- The Clean Water Act imposes Total Maximum Daily Load (TMDL) limits on pollutant concentrations within wastewater effluent; in Oregon, thermal discharge is one of the pollutants subject to regulation. The City of Woodburn, Oregon, funded a series of pilot scale studies to investigate the utility of natural systems to reduce wastewater effluent temperature. The research discussed here examined the groundwater response to an unlined, 0.15 hectare wetland used to infiltrate treated wastewater into the subsurface and the potential efficacy of an upscaled discharge system.
An array of geotechnical holes and monitoring wells were placed around the wetland and were equipped with pressure transducers. Groundwater level, water temperature, and water chemistry were then monitored for 1.5 years. These data were used to calibrate a series of numerical models, which were in turn utilized to assess the rate, flow direction, and spatial extent of infiltration from the wetland. Results suggest that the water table rises to the level of the wetland, and that infiltration occurs primarily through lateral flow from the wetland. Numerically-simulated and observational data found maximum water displacement velocities of 1.5 m/day in the horizontal direction, and 0.1 m/day in the vertical direction.
Next, the numerical groundwater simulation model was used to predict how infiltration rate would be affected by moving from a pilot-scale to a large-scale system. It was determined that because a large percentage of flow occurs laterally through the perimeter, the specific infiltration rate will decrease as wetland area increases, due to a smaller perimeter-to-area ratio. Simulations estimated that the water displacement velocity for the large-scale (5.5 hectare) system was 0.06 m/day in the vertical direction and 0.4 m/day along the perimeter. These results were deemed consistent with a water budget performed on a separate inundated portion of the floodplain.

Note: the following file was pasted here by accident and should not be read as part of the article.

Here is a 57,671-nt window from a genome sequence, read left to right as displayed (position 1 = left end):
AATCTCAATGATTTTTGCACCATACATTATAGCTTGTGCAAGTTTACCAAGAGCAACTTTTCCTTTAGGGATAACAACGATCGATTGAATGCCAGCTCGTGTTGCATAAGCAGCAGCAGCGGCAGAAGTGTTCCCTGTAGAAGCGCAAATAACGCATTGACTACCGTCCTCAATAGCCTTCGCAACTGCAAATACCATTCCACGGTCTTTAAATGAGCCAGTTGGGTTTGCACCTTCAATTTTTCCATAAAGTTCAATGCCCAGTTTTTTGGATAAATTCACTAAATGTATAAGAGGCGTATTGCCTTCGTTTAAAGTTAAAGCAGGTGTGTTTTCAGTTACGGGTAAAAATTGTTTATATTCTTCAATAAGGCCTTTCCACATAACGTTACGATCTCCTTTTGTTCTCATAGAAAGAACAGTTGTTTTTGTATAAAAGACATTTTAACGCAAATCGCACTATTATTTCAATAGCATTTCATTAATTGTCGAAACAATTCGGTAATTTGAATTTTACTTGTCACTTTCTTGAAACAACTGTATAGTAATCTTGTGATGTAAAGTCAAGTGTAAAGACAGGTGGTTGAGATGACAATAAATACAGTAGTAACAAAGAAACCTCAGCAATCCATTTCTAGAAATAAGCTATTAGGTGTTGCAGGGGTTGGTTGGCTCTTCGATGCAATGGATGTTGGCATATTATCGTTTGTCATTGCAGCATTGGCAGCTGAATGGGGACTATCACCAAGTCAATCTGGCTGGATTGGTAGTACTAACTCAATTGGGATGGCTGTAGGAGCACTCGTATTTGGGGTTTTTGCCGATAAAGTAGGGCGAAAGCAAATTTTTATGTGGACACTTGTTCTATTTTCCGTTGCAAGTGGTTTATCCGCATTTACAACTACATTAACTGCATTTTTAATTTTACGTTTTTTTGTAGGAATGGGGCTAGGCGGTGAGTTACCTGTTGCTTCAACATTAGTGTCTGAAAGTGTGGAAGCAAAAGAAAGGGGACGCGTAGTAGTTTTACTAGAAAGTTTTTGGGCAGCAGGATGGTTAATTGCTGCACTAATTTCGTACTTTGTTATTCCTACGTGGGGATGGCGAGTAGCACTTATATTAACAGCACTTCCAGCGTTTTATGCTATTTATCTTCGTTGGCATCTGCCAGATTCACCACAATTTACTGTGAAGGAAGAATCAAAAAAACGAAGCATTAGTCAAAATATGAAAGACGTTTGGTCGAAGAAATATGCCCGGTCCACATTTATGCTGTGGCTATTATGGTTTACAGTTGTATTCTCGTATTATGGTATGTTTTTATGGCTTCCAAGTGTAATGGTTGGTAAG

Finally, the observed temperature and numerical simulations were used to simulate the subsurface temperature profile. It is predicted that the heat which enters the subsurface spreads out beyond a radius of 20 - 50m, and the wastewater will have its temperature transition from having daily fluctuations to seasonal fluctuations, before eventually reaching steady state. Further, it was found that mean annual temperature is a function of the distance from the wetland, thus effectively dispersing the thermal load to the river across the entire year.
In an effort to translate these results to other locations, two sets of non-dimensional numbers were formulated. The first set of parameters examines the potential for cooling due to conductive losses to the atmosphere, and may indicate systems where the hydraulic retention time will be sufficient to partially or fully cool the wastewater. The second set of non-dimensional numbers provides a means by which a site's potential for hyporheic discharge may be assessed, by comparing hydraulic retention time against infiltration capacity.
Altogether, the results suggest that infiltration wetland systems will reduce the peak wastewater discharge temperatures, and thus enable the City of Woodburn and other wastewater agencies to comply with their permit requirements through use of wetland recharge systems.